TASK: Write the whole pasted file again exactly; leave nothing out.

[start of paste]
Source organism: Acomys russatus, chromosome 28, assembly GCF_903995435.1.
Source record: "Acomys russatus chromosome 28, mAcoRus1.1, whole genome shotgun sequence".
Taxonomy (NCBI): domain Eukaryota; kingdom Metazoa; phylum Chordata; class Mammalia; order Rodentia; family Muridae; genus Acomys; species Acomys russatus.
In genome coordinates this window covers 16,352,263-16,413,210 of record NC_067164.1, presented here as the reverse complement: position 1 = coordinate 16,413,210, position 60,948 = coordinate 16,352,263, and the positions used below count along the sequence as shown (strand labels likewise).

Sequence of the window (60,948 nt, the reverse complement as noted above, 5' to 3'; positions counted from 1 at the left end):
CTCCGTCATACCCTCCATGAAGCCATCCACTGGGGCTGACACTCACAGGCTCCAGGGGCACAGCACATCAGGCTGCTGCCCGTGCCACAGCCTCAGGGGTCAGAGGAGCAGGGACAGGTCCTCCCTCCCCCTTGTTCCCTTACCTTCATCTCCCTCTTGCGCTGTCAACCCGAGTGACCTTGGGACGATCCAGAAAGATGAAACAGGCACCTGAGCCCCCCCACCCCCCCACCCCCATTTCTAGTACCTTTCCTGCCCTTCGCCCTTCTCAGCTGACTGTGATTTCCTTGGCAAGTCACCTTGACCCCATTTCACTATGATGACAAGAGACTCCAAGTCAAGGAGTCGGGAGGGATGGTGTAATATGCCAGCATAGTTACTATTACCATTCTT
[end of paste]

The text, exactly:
Source organism: Acomys russatus, chromosome 28, assembly GCF_903995435.1.
Source record: "Acomys russatus chromosome 28, mAcoRus1.1, whole genome shotgun sequence".
Taxonomy (NCBI): domain Eukaryota; kingdom Metazoa; phylum Chordata; class Mammalia; order Rodentia; family Muridae; genus Acomys; species Acomys russatus.
In genome coordinates this window covers 16,352,263-16,413,210 of record NC_067164.1, presented here as the reverse complement: position 1 = coordinate 16,413,210, position 60,948 = coordinate 16,352,263, and the positions used below count along the sequence as shown (strand labels likewise).

Sequence of the window (60,948 nt, the reverse complement as noted above, 5' to 3'; positions counted from 1 at the left end):
CTCCGTCATACCCTCCATGAAGCCATCCACTGGGGCTGACACTCACAGGCTCCAGGGGCACAGCACATCAGGCTGCTGCCCGTGCCACAGCCTCAGGGGTCAGAGGAGCAGGGACAGGTCCTCCCTCCCCCTTGTTCCCTTACCTTCATCTCCCTCTTGCGCTGTCAACCCGAGTGACCTTGGGACGATCCAGAAAGATGAAACAGGCACCTGAGCCCCCCCACCCCCCCACCCCCATTTCTAGTACCTTTCCTGCCCTTCGCCCTTCTCAGCTGACTGTGATTTCCTTGGCAAGTCACCTTGACCCCATTTCACTATGATGACAAGAGACTCCAAGTCAAGGAGTCGGGAGGGATGGTGTAATATGCCAGCATAGTTACTATTACCATTCTT